Daniel Friedman
2 minute read
6 Jun 2018
6:10 am

Celebrated pan-Africanist Fanon’s daughter welcomed in SA

Daniel Friedman

Professor Mireille Fanon-Mendes-France, chairperson of the Frantz Fanon Foundation, is here as part of the Africa Month colloquium series.

Prof Mereille Fanon-Mendes-France, daughter of renowned activist author, Frantz Fanon speaks during a discussion aimed at "building a better Africa and a better world" hosted by the Dept of Arts and Culture at Constitutional Hill, Johannesburg, 5 June 2018. Picture: Neil McCartney

The department of arts and culture yesterday hosted a media launch on the arrival of Professor Mireille Fanon-Mendes-France as part of the Africa Month colloquium series.

Fanon-Mendes-France is the daughter of great pan-Africanist Frantz Fanon and chairperson of the Frantz Fanon Foundation.

The event forms part of a series on Africa Month that will take place at Constitutional Hill in Johannesburg.

As an activist and scholar, she has never shied away from her connection to her father, often speaking about the relevance of his work in a contemporary context. And these days, Fanon is nothing if not relevant.

Fanon has over the years been written on by, among others, Dr Mbuyiseni Ndlozi of the EFF; championed by nemesis of the EFF Andile Mngxitama of the Black First Land First movement; and quoted in speeches by president Thabo Mbeki.

Fanon is a great figure among intellectuals in post-apartheid South Africa. He is a prolific and important figure who was influential in a wide range of fields.

He was a psychiatrist, philosopher and a revolutionary – who fought in Algeria’s 1954 to 1962 battle for liberation – as well as a writer.

Born in the small Caribbean island of Martinique, at the time a French colony, Fanon had a fairly bourgeois upbringing. One of eight children, his father was a customs inspector and his mother owned a hardware store.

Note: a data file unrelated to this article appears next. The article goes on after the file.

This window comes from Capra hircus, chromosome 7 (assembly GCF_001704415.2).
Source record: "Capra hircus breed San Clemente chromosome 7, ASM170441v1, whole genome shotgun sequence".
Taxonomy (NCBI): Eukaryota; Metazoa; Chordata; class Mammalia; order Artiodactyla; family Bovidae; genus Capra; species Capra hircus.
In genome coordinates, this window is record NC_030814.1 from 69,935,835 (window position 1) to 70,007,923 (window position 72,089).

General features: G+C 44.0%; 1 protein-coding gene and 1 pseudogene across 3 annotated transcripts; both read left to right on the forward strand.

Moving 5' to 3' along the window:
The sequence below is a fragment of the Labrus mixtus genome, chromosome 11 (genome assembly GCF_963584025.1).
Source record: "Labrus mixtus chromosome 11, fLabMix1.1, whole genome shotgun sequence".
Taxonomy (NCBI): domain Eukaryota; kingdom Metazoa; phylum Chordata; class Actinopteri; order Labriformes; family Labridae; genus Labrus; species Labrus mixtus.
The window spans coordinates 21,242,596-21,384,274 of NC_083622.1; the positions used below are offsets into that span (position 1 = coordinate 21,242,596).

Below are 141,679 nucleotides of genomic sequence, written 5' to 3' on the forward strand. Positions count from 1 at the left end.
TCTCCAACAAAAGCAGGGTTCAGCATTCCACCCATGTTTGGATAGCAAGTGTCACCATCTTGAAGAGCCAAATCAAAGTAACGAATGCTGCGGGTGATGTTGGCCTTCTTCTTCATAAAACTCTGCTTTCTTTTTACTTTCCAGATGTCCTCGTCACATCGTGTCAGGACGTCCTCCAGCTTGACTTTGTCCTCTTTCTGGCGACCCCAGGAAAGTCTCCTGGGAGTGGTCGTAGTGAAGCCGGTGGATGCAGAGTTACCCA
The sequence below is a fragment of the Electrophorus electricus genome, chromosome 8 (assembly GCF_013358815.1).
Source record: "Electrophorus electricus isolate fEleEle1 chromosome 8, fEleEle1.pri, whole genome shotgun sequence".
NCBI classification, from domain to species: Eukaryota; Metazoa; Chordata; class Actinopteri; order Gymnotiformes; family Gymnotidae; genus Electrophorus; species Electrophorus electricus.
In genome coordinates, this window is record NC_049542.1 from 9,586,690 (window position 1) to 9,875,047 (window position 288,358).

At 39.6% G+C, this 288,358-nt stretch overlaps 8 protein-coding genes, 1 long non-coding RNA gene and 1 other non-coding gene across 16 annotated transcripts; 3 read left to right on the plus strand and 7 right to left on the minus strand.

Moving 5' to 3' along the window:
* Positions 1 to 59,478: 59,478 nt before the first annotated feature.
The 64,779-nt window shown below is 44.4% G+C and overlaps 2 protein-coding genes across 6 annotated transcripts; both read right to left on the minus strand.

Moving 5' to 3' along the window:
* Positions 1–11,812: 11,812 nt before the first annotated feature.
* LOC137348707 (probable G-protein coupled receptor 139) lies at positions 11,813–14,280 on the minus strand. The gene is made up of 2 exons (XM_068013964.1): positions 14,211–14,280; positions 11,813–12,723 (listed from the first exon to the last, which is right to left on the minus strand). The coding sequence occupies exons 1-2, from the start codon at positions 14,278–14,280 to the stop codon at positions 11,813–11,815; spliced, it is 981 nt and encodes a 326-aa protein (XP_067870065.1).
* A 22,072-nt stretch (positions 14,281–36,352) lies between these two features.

As a relatively wealthy member of the island’s black population, Fanon’s parents strived to assimilate with white, French society.

Exposure to the work of another influential Martiniquan thinker Aime Cesaire, whose work promoted black people embracing their identity, led to Fanon becoming disillusioned with the value his parents placed on assimilation.

After fighting for the French in World War II, Fanon stayed in France studying medicine and psychiatry. There, he encountered racism that enraged him and inspired his first book Black Skin, White Masks.

The book looked at what Fanon saw as the mask black people had to wear to gain acceptance in white society.

He became influenced by Marxism and existentialism, especially the work of philosopher John-Paul Sartre, who championed Fanon’s work.

This led to him moving away from a humanist, assimilationist ideology to the post-colonial theory that is so influential today.

After a short stint back in the Caribbean, Fanon ended up in Algeria where he had been stationed during the Algerian War of Independence. There, he wrote his most important works A Dying Colonialism, The Wretched of the Earth and the posthumously published Towards the African Revolution.

His importance in South Africa is largely due to his work’s focus on decolonisation.

Fanon, who died at the young age of 36 in Maryland, USA, argued that “black people need to not only combat physical colonisation but shake off psychological colonisation to be able to develop free thought that isn’t filtered through white norms and values”, now a popular idea in post-apartheid South Africa.

danielf@citizen.co.za

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